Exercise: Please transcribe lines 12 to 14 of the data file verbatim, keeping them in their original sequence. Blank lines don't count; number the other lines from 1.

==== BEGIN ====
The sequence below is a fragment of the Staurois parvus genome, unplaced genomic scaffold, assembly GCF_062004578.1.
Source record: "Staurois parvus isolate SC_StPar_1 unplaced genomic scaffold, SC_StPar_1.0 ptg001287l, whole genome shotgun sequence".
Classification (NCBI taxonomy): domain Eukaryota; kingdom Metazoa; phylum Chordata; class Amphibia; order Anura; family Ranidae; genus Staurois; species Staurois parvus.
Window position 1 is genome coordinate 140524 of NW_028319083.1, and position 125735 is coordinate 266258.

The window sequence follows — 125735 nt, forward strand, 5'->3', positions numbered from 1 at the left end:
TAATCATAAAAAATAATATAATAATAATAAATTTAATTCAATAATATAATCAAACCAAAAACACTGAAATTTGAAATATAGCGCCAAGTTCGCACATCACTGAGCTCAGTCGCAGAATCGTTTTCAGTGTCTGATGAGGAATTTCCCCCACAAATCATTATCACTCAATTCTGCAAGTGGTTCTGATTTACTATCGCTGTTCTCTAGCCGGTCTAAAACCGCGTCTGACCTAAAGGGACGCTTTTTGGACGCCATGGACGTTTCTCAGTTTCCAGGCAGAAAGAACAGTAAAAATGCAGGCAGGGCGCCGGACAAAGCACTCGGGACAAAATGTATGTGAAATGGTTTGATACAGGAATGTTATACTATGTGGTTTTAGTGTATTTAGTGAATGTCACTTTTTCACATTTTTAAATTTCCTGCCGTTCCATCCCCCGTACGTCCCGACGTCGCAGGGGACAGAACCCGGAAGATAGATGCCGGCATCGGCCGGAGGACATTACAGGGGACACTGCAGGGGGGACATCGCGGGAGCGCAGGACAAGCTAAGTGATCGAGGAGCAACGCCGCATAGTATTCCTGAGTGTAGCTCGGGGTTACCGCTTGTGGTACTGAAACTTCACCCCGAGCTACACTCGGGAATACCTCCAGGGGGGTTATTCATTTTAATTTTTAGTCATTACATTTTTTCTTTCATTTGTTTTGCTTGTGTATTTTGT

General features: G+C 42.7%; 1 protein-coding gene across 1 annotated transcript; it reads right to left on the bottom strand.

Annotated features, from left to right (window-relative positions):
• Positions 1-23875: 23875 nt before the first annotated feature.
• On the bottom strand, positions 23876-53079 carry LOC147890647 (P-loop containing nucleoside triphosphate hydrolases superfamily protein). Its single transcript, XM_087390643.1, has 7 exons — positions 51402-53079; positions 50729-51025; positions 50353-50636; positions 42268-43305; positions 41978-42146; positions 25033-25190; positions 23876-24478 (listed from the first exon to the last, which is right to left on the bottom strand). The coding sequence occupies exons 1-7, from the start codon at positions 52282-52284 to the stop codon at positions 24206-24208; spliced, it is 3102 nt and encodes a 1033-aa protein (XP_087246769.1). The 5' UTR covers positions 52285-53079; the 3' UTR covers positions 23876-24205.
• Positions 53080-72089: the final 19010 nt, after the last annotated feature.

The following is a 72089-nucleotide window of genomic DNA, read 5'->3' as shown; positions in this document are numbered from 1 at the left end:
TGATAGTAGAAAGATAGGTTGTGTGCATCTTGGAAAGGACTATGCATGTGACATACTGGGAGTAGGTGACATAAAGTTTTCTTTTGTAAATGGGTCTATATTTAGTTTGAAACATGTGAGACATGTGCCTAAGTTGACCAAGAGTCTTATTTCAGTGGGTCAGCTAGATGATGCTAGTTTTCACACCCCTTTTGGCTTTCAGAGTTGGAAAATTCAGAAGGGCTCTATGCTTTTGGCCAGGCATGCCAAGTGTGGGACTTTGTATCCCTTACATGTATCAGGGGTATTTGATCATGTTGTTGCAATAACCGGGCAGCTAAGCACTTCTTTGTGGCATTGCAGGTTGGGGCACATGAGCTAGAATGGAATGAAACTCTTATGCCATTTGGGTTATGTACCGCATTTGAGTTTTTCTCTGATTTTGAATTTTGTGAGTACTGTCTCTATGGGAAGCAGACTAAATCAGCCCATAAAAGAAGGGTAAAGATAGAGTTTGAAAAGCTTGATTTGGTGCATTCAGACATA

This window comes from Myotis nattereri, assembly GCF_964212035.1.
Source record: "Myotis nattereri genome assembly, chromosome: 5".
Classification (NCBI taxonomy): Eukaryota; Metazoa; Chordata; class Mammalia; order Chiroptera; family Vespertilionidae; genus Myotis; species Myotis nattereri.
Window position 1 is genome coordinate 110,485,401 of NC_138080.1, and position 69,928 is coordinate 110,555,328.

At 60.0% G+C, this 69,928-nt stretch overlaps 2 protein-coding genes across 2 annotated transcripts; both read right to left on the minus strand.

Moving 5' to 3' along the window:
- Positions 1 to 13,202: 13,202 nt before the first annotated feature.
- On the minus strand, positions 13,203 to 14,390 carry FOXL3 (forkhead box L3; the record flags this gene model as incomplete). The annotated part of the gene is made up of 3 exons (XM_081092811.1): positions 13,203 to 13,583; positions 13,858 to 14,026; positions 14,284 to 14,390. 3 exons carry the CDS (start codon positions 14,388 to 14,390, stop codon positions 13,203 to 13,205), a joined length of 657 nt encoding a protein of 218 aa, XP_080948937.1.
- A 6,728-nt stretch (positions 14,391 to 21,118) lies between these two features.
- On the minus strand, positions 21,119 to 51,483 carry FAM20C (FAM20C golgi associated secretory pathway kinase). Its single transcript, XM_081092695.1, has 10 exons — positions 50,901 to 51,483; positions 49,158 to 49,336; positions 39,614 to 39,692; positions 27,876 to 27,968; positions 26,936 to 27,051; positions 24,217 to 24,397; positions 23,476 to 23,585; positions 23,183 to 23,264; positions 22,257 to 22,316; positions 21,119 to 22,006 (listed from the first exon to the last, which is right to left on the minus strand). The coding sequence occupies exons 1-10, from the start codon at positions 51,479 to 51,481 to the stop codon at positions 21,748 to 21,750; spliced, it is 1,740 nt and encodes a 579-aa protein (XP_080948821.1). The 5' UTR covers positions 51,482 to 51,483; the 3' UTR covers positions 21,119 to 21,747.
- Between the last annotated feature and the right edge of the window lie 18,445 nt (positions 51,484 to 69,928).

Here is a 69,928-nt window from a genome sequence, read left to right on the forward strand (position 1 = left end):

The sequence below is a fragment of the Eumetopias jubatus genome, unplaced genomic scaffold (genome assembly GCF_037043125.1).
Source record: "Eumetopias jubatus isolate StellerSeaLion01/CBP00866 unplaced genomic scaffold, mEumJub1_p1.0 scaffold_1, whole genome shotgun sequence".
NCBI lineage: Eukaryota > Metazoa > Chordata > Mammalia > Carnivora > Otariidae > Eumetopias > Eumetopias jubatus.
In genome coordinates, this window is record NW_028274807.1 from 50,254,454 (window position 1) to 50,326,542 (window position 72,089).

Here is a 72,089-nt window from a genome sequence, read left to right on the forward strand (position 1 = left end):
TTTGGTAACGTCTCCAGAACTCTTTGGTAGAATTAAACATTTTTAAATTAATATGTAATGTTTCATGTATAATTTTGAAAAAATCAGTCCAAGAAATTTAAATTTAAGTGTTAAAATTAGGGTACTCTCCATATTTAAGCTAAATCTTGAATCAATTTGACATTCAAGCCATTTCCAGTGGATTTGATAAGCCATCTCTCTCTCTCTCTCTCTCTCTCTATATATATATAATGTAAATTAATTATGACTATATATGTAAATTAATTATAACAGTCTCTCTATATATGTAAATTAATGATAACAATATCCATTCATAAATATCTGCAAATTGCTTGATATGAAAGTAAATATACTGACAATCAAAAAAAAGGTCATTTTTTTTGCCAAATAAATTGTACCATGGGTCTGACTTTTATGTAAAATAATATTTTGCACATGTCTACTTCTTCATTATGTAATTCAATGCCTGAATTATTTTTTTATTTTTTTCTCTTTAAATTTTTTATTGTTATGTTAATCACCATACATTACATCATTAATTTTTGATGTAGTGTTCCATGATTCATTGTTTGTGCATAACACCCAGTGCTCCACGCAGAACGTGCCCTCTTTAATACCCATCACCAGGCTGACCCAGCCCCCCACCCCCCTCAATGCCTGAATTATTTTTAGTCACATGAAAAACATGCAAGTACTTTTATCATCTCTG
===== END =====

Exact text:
The following is a 72089-nucleotide window of genomic DNA, read 5'->3' as shown; positions in this document are numbered from 1 at the left end:
TGATAGTAGAAAGATAGGTTGTGTGCATCTTGGAAAGGACTATGCATGTGACATACTGGGAGTAGGTGACATAAAGTTTTCTTTTGTAAATGGGTCTATATTTAGTTTGAAACATGTGAGACATGTGCCTAAGTTGACCAAGAGTCTTATTTCAGTGGGTCAGCTAGATGATGCTAGTTTTCACACCCCTTTTGGCTTTCAGAGTTGGAAAATTCAGAAGGGCTCTATGCTTTTGGCCAGGCATGCCAAGTGTGGGACTTTGTATCCCTTACATGTATCAGGGGTATTTGATCATGTTGTTGCAATAACCGGGCAGCTAAGCACTTCTTTGTGGCATTGCAGGTTGGGGCACATGAGCTAGAATGGAATGAAACTCTTATGCCATTTGGGTTATGTACCGCATTTGAGTTTTTCTCTGATTTTGAATTTTGTGAGTACTGTCTCTATGGGAAGCAGACTAAATCAGCCCATAAAAGAAGGGTAAAGATAGAGTTTGAAAAGCTTGATTTGGTGCATTCAGACATA

This window comes from Myotis nattereri, assembly GCF_964212035.1.